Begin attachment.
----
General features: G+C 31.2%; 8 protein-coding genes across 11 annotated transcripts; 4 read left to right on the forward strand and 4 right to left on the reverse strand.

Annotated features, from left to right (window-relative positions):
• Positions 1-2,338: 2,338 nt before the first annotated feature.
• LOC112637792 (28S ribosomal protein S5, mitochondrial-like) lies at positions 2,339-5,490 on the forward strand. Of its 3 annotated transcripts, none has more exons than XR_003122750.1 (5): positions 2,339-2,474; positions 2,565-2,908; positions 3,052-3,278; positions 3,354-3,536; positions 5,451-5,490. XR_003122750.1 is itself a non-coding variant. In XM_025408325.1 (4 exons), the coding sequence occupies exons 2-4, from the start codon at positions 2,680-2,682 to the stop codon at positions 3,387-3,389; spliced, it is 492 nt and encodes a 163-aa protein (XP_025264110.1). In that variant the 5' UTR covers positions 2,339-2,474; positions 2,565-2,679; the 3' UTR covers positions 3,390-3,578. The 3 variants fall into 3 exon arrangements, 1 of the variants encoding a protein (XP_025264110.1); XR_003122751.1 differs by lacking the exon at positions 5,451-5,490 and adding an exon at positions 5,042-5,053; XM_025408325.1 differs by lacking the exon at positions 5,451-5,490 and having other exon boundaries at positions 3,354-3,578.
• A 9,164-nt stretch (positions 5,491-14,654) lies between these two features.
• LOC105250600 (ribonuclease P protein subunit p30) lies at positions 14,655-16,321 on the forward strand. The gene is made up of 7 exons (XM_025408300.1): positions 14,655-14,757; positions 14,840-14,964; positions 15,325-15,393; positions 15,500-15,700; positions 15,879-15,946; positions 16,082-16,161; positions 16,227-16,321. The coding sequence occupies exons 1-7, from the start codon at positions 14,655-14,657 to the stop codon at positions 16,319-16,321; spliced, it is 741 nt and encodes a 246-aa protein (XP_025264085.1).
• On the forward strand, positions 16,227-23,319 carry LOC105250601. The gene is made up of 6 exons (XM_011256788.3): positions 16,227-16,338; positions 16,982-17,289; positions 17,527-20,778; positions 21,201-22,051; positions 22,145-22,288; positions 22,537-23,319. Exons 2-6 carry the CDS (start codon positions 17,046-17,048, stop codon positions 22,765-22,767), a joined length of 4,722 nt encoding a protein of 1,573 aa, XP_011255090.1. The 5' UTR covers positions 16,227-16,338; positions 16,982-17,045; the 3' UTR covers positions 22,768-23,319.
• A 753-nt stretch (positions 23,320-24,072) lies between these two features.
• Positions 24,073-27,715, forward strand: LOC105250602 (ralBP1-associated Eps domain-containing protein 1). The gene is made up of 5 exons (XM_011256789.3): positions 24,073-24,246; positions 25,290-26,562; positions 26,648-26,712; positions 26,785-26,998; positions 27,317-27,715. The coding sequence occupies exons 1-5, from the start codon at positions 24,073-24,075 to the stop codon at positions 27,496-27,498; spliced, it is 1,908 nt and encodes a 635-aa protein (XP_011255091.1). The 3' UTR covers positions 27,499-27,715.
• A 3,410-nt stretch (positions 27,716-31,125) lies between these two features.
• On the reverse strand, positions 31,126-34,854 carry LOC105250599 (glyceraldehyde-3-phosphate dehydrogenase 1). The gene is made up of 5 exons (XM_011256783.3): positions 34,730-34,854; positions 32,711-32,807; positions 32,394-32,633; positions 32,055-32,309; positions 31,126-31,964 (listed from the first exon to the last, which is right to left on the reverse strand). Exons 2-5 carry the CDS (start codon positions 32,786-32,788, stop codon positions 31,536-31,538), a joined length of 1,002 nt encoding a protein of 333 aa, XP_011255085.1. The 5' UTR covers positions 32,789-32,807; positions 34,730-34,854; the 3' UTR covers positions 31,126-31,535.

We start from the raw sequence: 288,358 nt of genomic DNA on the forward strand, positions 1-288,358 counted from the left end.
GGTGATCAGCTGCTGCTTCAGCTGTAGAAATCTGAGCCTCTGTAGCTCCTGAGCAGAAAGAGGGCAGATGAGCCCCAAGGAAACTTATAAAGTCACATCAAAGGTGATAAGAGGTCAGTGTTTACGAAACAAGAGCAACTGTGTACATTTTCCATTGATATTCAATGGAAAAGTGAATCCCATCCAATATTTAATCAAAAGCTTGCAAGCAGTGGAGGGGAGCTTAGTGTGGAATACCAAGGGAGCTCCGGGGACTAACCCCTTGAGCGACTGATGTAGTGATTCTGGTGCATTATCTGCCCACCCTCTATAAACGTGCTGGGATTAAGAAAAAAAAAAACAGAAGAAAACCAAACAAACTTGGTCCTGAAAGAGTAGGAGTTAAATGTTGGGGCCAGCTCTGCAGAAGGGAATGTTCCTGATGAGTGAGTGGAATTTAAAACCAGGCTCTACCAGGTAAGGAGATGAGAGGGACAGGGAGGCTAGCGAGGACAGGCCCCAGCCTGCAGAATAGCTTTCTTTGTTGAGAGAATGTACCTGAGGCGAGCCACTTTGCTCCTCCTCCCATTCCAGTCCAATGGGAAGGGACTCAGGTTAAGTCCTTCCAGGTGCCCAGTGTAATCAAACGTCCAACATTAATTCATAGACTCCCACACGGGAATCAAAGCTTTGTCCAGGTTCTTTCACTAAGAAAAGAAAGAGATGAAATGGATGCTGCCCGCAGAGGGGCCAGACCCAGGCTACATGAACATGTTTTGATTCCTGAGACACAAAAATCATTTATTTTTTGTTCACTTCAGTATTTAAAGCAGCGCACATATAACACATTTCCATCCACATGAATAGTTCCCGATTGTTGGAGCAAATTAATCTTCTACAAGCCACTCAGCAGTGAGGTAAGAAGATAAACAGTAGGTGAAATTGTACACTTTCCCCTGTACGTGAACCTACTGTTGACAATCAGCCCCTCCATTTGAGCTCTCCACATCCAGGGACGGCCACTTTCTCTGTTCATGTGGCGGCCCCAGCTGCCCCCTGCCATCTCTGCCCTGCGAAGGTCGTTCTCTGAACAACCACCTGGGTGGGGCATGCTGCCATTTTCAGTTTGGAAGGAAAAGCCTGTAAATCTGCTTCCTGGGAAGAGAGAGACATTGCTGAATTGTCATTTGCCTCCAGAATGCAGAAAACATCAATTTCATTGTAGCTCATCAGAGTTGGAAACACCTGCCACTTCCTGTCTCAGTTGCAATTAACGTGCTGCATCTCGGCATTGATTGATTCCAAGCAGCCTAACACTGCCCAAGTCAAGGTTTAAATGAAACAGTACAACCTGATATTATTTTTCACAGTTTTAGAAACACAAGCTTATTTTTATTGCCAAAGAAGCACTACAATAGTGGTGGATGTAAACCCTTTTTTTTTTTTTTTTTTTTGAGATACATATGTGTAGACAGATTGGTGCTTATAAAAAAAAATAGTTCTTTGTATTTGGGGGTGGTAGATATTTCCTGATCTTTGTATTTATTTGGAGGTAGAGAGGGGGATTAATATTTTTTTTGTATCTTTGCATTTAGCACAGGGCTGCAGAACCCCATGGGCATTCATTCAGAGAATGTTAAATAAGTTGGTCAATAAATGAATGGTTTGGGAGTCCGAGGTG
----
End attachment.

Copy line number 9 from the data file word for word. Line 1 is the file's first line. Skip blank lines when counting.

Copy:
• Positions 24,073-27,715, forward strand: LOC105250602 (ralBP1-associated Eps domain-containing protein 1). The gene is made up of 5 exons (XM_011256789.3): positions 24,073-24,246; positions 25,290-26,562; positions 26,648-26,712; positions 26,785-26,998; positions 27,317-27,715. The coding sequence occupies exons 1-5, from the start codon at positions 24,073-24,075 to the stop codon at positions 27,496-27,498; spliced, it is 1,908 nt and encodes a 635-aa protein (XP_011255091.1). The 3' UTR covers positions 27,499-27,715.